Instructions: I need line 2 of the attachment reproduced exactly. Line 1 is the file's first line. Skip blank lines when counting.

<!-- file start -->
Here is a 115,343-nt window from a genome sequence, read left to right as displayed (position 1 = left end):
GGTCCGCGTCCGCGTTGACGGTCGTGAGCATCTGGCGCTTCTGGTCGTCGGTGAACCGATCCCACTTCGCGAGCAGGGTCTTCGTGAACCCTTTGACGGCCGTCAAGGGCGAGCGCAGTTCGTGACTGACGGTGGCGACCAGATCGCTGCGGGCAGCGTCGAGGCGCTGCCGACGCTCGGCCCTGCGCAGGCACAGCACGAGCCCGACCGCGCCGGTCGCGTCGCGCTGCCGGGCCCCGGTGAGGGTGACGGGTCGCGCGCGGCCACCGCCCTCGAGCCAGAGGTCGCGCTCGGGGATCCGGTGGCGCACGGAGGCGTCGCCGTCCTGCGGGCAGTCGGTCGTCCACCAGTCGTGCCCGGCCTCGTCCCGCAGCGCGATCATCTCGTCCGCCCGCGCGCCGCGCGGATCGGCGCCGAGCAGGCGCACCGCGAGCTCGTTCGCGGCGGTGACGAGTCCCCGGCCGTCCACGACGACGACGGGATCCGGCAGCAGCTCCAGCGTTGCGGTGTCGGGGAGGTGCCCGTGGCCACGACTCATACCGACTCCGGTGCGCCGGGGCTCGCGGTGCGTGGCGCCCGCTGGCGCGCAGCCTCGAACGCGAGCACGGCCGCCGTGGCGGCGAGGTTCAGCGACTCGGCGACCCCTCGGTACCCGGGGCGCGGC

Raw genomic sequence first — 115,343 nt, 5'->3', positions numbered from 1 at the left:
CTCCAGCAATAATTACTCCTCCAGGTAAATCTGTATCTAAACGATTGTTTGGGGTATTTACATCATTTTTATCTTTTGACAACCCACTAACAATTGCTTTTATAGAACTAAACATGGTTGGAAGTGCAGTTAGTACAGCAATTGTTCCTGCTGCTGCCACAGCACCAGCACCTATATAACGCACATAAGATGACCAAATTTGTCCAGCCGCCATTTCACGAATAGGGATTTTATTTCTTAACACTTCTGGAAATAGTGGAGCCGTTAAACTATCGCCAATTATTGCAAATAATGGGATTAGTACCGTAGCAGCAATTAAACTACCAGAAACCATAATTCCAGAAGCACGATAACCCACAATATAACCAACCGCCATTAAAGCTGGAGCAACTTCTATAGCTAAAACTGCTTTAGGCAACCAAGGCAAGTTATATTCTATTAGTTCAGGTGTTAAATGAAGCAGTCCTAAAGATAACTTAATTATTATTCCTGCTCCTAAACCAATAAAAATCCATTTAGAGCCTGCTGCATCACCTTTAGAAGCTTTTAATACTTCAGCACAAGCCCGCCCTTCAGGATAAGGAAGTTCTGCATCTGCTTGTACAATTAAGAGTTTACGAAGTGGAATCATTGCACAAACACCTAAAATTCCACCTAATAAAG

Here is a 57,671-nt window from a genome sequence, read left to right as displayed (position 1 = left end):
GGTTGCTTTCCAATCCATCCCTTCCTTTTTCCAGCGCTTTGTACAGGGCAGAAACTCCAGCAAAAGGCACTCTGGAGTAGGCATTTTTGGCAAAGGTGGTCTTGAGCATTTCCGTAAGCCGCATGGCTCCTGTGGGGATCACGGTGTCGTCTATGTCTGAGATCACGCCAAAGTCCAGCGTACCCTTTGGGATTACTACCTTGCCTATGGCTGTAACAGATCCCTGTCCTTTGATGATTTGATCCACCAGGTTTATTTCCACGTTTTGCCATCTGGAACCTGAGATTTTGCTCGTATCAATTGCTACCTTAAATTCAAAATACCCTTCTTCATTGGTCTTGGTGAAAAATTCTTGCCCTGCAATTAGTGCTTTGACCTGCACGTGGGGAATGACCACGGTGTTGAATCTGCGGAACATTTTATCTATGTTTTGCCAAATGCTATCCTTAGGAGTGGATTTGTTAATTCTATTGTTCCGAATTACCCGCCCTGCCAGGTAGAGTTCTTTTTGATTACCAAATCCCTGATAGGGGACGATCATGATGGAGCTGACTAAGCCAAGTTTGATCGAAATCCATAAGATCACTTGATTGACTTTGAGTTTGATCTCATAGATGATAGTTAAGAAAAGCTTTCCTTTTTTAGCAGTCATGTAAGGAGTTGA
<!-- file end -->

GGTCCGCGTCCGCGTTGACGGTCGTGAGCATCTGGCGCTTCTGGTCGTCGGTGAACCGATCCCACTTCGCGAGCAGGGTCTTCGTGAACCCTTTGACGGCCGTCAAGGGCGAGCGCAGTTCGTGACTGACGGTGGCGACCAGATCGCTGCGGGCAGCGTCGAGGCGCTGCCGACGCTCGGCCCTGCGCAGGCACAGCACGAGCCCGACCGCGCCGGTCGCGTCGCGCTGCCGGGCCCCGGTGAGGGTGACGGGTCGCGCGCGGCCACCGCCCTCGAGCCAGAGGTCGCGCTCGGGGATCCGGTGGCGCACGGAGGCGTCGCCGTCCTGCGGGCAGTCGGTCGTCCACCAGTCGTGCCCGGCCTCGTCCCGCAGCGCGATCATCTCGTCCGCCCGCGCGCCGCGCGGATCGGCGCCGAGCAGGCGCACCGCGAGCTCGTTCGCGGCGGTGACGAGTCCCCGGCCGTCCACGACGACGACGGGATCCGGCAGCAGCTCCAGCGTTGCGGTGTCGGGGAGGTGCCCGTGGCCACGACTCATACCGACTCCGGTGCGCCGGGGCTCGCGGTGCGTGGCGCCCGCTGGCGCGCAGCCTCGAACGCGAGCACGGCCGCCGTGGCGGCGAGGTTCAGCGACTCGGCGACCCCTCGGTACCCGGGGCGCGGC